I heard a lot of urban legends about the Windows Update service that messes up your machine. Of course, I dismissed all of them with the classic “worksforme” as didn’t happen to me. Until Microsoft delivered a 3rd party driver update via an optional package. You know, like the stuff that comes from the vendor and it isn’t properly tested. I had the lack of inspiration to check that too instead of simply ignoring it, like I usually do with Bing Desktop and Silverlight. The next thing was a BSOD at boot.
Had to disable the AHCI in BIOS and revert to using IDE mode for the SATA ports. Which kinda sucks for some reasons. The most important: the SSD performance is hurt under IDE mode, the TRIM command won’t work under IDE mode without 3rd party software since only the MSAHCI driver implements TRIM from Windows 7, and the fact that my HDD array doesn’t support NCQ under IDE mode.
When it comes to drivers, AMD is still a shitty company. Even more, their engineers didn’t grasp the concept of backward compatibility. Uninstalling the driver that broke my installation and installing a driver that works proved to be a non-trivial task. Fortunately I found this post on pchelpforum.com.
For the sake of avoiding the link rot, I’m going to reproduce the essentials for posterity, with the same disclaimer as the original – you’re on your own if you mess up your machine and I’m not taking any responsibility if you follow these:
- Delete any older version of the amd_ahci driver from here: C:\Windows\System32\DriverStore\FileRepository. The folders with older AMD AHCI drivers are named something like: amd_sata.inf_amd64_neutral_c85cc6046149a413 (i386 on 32-bit and most probably another hash). In order to remove the directory, you need to either elevate your explorer / shell to SYSTEM privileges, or take the ownership of the driver directory, add proper permissions, then delete it.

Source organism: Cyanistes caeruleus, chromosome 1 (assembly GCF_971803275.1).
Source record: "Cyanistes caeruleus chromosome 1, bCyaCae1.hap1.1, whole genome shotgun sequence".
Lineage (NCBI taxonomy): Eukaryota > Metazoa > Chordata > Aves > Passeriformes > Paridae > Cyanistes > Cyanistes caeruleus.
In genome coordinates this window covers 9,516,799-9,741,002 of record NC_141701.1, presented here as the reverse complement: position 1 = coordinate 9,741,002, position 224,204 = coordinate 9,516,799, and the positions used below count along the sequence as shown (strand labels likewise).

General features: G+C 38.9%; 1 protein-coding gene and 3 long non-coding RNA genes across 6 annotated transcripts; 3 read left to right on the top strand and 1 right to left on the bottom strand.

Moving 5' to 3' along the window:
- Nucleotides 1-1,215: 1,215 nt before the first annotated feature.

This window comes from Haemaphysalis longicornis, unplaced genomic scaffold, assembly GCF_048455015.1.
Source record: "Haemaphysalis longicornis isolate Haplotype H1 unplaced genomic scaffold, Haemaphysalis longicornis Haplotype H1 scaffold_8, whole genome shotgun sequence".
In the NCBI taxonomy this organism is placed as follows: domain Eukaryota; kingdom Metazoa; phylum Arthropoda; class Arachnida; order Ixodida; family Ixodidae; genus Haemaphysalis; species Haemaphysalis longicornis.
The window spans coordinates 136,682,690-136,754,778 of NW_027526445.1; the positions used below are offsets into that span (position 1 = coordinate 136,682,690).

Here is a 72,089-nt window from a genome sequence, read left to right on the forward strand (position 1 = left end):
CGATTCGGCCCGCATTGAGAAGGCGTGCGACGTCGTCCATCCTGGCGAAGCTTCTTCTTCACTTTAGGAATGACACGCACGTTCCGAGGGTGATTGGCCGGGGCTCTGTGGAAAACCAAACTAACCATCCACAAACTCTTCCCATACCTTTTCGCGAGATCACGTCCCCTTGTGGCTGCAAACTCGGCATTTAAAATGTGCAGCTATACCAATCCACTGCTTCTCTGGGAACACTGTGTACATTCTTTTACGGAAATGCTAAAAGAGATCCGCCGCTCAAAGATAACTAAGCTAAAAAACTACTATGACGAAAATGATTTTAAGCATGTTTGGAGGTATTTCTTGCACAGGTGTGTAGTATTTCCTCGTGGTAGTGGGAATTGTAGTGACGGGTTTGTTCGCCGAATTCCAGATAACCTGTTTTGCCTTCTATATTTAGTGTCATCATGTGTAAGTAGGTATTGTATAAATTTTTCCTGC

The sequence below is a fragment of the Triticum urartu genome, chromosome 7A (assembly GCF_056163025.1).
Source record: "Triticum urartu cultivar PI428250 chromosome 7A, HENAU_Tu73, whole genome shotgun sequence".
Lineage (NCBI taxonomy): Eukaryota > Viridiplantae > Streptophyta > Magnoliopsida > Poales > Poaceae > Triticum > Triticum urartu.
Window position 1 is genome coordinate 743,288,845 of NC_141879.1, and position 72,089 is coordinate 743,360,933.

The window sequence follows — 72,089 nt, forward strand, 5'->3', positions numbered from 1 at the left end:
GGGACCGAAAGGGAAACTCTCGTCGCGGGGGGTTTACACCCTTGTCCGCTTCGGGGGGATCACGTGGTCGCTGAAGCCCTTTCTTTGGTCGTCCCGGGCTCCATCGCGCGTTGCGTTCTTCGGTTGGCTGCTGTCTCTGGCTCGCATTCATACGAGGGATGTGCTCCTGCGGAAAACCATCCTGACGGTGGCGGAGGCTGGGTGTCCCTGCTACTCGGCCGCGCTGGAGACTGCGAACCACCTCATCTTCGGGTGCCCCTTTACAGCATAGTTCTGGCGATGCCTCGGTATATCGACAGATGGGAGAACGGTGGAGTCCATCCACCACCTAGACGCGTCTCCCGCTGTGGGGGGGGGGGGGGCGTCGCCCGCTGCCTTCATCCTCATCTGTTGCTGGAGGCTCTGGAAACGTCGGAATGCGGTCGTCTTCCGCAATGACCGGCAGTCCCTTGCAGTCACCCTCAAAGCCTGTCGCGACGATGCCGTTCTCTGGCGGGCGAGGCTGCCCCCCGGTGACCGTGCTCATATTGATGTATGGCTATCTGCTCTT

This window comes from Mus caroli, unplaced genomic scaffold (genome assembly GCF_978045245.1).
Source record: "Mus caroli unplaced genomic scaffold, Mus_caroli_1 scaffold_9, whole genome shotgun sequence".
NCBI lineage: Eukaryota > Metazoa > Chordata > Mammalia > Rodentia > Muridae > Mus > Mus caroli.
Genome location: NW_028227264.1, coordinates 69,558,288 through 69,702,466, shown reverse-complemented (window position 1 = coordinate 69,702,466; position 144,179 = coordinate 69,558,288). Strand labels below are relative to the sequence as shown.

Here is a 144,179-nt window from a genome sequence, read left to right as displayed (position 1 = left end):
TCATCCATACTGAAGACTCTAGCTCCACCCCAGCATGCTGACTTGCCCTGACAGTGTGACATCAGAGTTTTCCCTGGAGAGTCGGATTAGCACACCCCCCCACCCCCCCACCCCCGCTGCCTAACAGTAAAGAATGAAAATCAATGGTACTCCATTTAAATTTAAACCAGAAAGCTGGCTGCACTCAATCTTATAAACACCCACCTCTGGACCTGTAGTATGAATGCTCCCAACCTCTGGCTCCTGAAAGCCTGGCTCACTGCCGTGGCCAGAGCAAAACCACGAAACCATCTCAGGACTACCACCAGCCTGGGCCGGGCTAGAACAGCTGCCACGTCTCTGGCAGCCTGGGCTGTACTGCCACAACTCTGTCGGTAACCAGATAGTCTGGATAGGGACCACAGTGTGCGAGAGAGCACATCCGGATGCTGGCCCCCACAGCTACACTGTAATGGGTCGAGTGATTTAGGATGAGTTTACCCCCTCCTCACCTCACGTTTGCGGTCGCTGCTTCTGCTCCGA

- From HKLM/SYSTEM/CurrentControlSet/services delete amd_sata and amd_xsata. There’s no need to remove the entries without the underscore (amdsata and amdxsata).
- Reboot the computer. Don’t change from IDE to AHCI. The driver that actually worked for my combination, which is AMD 780G / SB700 is this one. Execute the installer, wait till it finishes to copy the files to C:\ATI\Support, then cancel the setup when the Catalyst installer starts.
- Open the Device Manager. Action » Add legacy hardware » Advanced mode » Show All Devices » Have Disk. Browse the extraction path for the above package: C:\ATI\Support\11-12_vista32-64_ahci\Packages\Drivers\SBDrv\SB7xx\AHCI. There’s a couple of directories: LH – for 32-bit and LH64A – for 64-bit. Select “AMD SATA Controller” then continue. Unlike the author of the original material, I didn’t get an error about the device not starting.
- Reboot the computer. Don’t change from IDE to AHCI. Go to Device Manager. Under IDE ATA/ATAPI controllers should be at least an entry with a yellow exclamation mark, AMD SATA Controller. Uninstall “AMD SATA Controller” without checking “Delete the driver software for this device”. Reboot the machine.
- Go to BIOS, enable AHCI. After boot, the OS installs the proper drivers, then prompts for another reboot. Reboot the machine. Done.
In my case, it simply fixed the driver installation from the failed Windows update as the driver that runs on my machine is from 2013 and the driver used in the above steps is from 2011. The drivers from the latest Catalyst, 13.4 failed to install via the “Add legacy hardware” method or via a standard Catalyst setup.
Some benchmarks with a SSD drive under IDE mode:
And some benchmarks under AHCI mode:
I guess the sharp drop was due to TRIM doing its job. Yes, it’s enabled: